Computer-Aided Design of Nanocapsules for Therapeutic Delivery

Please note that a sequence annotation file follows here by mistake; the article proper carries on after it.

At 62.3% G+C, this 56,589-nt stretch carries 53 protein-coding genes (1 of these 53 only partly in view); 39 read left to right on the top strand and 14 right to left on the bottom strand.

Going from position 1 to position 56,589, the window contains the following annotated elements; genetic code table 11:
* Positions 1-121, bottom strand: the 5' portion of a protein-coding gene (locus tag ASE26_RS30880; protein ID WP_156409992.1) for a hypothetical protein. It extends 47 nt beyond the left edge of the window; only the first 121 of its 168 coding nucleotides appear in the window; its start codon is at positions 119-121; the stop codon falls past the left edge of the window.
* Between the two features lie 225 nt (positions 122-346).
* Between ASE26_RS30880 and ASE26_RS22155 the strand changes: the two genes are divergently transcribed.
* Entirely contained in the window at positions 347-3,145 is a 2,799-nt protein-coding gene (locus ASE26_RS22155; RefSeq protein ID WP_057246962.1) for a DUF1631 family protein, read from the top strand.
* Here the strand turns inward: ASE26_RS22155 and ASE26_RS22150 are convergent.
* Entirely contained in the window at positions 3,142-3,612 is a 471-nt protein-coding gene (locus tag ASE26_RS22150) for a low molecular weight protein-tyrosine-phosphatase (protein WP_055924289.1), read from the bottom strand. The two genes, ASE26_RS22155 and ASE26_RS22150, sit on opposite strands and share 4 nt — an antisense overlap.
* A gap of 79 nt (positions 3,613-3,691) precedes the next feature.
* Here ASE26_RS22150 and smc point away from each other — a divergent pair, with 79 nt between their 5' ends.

The design of nanocapsules for targeted delivery of therapeutics presents many, often seemingly self-contradictory, constraints. An algorithm for predicting the physico-chemical characteristics of nanocapsule delivery and payload release using a novel all-atom, multiscale technique is presented. This computational method preserves key atomic-scale behaviours needed to make predictions of interactions of functionalized nanocapsules with the cell surface receptors, drug, siRNA, gene or other payload. We show how to introduce a variety of order parameters with distinct character to enable a multiscale analysis of a complex system. The all-atom formulation allows for the use of an interatomic force field, making the approach universal and avoiding recalibration with each new application. Alternatively, key parameters, which minimize the need for calibration, are also identified. Simultaneously, the methodology enables predictions of the supra-nanometer-scale behaviour, such as structural transitions and disassembly of the nanocapsule accompanying timed payload release or due to premature degradation. The final result is a Fokker–Planck equation governing the rate of stochastic payload release and structural changes and migration accompanying it. A novel “salt shaker” effect that underlies fluctuation-enhancement of payload delivery is presented. Prospects for computer-aided design of nanocapsule delivery system are discussed.